Data collection and analysis
A research assistant conducted 30- to 60-min semi-structured interviews with participants during 2004 and 2005. Women discussed their understanding about genetics and prenatal screening and testing, their own experiences with pregnancy, screening and testing and their values about the appropriate use of prenatal and other genetic tests. We also collected limited demographic data, including current age, number of children, age of youngest child and current employment. We did not capture data on either level of education (to avoid any perception that women were being ‘tested’) or religious affiliation (we felt it was more appropriate for women themselves to identify this if relevant). Interviews were audio taped, fully transcribed and verified for analysis.
The transcripts were read multiple times by BP and NO. Themes relevant to informed choice in prenatal testing were identified across interviews by consecutively coding the first 22 transcripts: a list of categories was organized into themes, which were reviewed and redefined as the analysis progressed (Box 2). Although the coding process was guided by the MMIC components (values, knowledge and behaviour)4, we allowed the meanings of these concepts to emerge inductively from our interview data. Thus, our eventual notions of ‘values’ and ‘knowledge’ differed from the conceptual and operational definitions used in the MMIC (see Discussion). Transcripts were coded by one researcher and verified by the other (QSR NVivo v2.0.163; QSR International, Cambridge, MA, USA). Following agreement on the final set of categories and themes for this set, the coding scheme was applied to the remaining 16 transcripts, using the same process.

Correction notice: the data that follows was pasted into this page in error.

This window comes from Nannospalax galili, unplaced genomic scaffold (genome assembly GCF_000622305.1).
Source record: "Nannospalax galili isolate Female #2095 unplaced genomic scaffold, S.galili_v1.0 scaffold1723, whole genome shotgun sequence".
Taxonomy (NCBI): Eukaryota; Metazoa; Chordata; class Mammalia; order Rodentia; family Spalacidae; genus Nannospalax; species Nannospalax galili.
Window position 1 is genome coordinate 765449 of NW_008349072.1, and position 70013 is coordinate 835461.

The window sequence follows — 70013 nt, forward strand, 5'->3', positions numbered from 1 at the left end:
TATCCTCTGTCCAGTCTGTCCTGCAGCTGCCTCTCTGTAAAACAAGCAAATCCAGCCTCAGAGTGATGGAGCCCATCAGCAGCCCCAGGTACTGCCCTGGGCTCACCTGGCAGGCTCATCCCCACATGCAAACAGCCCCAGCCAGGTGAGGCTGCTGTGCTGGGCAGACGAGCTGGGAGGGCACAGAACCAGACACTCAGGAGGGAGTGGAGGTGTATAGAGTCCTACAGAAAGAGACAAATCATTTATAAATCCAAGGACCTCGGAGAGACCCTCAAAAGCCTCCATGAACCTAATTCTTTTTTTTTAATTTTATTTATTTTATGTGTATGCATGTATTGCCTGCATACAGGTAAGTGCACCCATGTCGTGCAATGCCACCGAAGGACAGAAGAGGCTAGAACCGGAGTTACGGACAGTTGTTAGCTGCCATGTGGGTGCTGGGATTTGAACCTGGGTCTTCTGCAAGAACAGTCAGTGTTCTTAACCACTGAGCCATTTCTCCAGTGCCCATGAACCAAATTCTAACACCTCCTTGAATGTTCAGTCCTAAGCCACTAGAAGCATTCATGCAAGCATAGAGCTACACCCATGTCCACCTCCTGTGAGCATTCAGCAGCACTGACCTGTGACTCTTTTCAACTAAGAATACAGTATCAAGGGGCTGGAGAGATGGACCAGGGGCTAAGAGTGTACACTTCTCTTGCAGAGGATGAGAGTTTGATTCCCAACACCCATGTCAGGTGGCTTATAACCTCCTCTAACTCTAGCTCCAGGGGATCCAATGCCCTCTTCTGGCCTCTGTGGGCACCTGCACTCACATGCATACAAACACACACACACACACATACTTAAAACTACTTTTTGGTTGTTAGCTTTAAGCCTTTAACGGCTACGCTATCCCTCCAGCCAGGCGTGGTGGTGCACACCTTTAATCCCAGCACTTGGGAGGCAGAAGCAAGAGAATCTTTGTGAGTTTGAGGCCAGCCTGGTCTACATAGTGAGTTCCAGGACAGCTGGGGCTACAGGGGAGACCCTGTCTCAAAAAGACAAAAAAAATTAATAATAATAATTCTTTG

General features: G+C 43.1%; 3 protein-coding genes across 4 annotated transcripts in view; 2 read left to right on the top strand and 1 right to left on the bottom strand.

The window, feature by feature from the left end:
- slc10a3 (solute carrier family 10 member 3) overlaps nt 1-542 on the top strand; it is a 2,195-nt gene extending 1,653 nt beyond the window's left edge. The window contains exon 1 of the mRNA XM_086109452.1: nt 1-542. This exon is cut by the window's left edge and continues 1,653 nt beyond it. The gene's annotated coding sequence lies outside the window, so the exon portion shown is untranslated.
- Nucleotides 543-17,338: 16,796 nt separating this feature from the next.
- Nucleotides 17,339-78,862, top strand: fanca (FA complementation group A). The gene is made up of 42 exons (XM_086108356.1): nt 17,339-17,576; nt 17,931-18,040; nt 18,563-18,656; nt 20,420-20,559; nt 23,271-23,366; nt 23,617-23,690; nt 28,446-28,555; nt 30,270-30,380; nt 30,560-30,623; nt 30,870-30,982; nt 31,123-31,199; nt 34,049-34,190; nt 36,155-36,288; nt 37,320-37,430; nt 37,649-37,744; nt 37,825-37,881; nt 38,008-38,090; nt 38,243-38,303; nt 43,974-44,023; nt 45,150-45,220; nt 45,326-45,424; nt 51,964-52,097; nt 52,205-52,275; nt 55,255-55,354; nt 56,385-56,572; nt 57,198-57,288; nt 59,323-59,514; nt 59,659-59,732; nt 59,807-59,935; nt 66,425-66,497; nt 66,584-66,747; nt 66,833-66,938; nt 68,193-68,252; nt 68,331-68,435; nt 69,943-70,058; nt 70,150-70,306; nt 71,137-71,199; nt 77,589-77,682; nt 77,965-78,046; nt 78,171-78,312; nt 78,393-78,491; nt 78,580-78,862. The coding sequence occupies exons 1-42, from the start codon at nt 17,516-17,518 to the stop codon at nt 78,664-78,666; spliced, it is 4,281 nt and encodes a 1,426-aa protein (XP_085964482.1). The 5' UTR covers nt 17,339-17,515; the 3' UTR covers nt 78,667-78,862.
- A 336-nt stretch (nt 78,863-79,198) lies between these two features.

Table Box 2. Example demonstrating coding process for analysis of transcripts
|As an example of how transcripts were coded, ‘pregnancy experiences’ was a category used to code women’s comments about aspects of their pregnancies that were relevant to their decisions about prenatal testing. This category was later included within the higher order theme of ‘experiential knowledge’.|
In addition, each transcript was summarized as a whole, and BP and NO independently judged whether or not the participant had made an informed choice (discrepancies were resolved by discussion). Finally, for those women who reported discussing prenatal testing decision/s with a maternity care provider, we explored these discussions, including how prenatal testing was perceived in the context of maternity care.
At the time of the interview, the 38 participants were aged 30–47 years, had families of one to four children, and were either pregnant or had a youngest child aged 9 years or younger (Table 1). Twenty-five participants had a prenatal screening and/or diagnostic test in at least one pregnancy explicitly for foetal anomaly detection. Women often discussed multiple pregnancies and/or testing experiences collectively, as they shared common elements relevant to decision making. Thus, to reflect women’s own accounts of their experiences, we did not distinguish between screening and diagnostic tests (collectively termed ‘tests’) in our analysis.
Table 1. Brief description of the sample (n = 38)